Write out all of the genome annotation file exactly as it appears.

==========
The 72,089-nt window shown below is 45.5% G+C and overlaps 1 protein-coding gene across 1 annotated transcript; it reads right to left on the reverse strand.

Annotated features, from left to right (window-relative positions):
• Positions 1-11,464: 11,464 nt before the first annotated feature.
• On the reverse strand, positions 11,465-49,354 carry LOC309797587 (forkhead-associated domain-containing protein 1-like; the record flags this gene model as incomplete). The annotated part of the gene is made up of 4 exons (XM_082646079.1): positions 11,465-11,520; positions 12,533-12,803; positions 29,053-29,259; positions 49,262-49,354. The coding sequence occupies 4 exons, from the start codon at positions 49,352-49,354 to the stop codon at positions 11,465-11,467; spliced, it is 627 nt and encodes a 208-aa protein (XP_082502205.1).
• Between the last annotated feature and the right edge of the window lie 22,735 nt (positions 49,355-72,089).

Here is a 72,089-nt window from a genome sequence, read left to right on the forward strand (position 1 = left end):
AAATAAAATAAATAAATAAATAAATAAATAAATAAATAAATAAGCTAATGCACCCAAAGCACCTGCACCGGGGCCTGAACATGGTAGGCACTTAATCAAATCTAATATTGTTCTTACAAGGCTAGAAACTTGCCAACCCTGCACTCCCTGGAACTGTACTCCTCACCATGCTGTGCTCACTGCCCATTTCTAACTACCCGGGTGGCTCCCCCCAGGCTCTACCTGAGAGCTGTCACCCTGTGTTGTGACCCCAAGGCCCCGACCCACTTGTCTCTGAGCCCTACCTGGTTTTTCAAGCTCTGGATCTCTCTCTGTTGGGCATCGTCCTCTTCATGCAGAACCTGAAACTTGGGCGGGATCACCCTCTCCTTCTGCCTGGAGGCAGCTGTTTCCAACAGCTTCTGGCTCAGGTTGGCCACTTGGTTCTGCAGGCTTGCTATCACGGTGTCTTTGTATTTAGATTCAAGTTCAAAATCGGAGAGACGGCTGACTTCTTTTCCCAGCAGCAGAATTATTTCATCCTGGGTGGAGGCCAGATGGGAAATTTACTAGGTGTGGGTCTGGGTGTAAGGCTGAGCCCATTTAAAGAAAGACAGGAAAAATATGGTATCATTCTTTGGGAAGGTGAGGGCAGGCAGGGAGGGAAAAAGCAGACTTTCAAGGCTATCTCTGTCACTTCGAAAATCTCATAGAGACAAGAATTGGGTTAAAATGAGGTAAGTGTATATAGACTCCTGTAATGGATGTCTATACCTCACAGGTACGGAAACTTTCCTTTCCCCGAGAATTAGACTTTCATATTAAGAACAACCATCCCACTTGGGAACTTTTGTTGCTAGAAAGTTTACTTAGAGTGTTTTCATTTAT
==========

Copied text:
The 72,089-nt window shown below is 45.5% G+C and overlaps 1 protein-coding gene across 1 annotated transcript; it reads right to left on the reverse strand.

Annotated features, from left to right (window-relative positions):
• Positions 1-11,464: 11,464 nt before the first annotated feature.
• On the reverse strand, positions 11,465-49,354 carry LOC309797587 (forkhead-associated domain-containing protein 1-like; the record flags this gene model as incomplete). The annotated part of the gene is made up of 4 exons (XM_082646079.1): positions 11,465-11,520; positions 12,533-12,803; positions 29,053-29,259; positions 49,262-49,354. The coding sequence occupies 4 exons, from the start codon at positions 49,352-49,354 to the stop codon at positions 11,465-11,467; spliced, it is 627 nt and encodes a 208-aa protein (XP_082502205.1).
• Between the last annotated feature and the right edge of the window lie 22,735 nt (positions 49,355-72,089).

Here is a 72,089-nt window from a genome sequence, read left to right on the forward strand (position 1 = left end):
AAATAAAATAAATAAATAAATAAATAAATAAATAAATAAATAAGCTAATGCACCCAAAGCACCTGCACCGGGGCCTGAACATGGTAGGCACTTAATCAAATCTAATATTGTTCTTACAAGGCTAGAAACTTGCCAACCCTGCACTCCCTGGAACTGTACTCCTCACCATGCTGTGCTCACTGCCCATTTCTAACTACCCGGGTGGCTCCCCCCAGGCTCTACCTGAGAGCTGTCACCCTGTGTTGTGACCCCAAGGCCCCGACCCACTTGTCTCTGAGCCCTACCTGGTTTTTCAAGCTCTGGATCTCTCTCTGTTGGGCATCGTCCTCTTCATGCAGAACCTGAAACTTGGGCGGGATCACCCTCTCCTTCTGCCTGGAGGCAGCTGTTTCCAACAGCTTCTGGCTCAGGTTGGCCACTTGGTTCTGCAGGCTTGCTATCACGGTGTCTTTGTATTTAGATTCAAGTTCAAAATCGGAGAGACGGCTGACTTCTTTTCCCAGCAGCAGAATTATTTCATCCTGGGTGGAGGCCAGATGGGAAATTTACTAGGTGTGGGTCTGGGTGTAAGGCTGAGCCCATTTAAAGAAAGACAGGAAAAATATGGTATCATTCTTTGGGAAGGTGAGGGCAGGCAGGGAGGGAAAAAGCAGACTTTCAAGGCTATCTCTGTCACTTCGAAAATCTCATAGAGACAAGAATTGGGTTAAAATGAGGTAAGTGTATATAGACTCCTGTAATGGATGTCTATACCTCACAGGTACGGAAACTTTCCTTTCCCCGAGAATTAGACTTTCATATTAAGAACAACCATCCCACTTGGGAACTTTTGTTGCTAGAAAGTTTACTTAGAGTGTTTTCATTTAT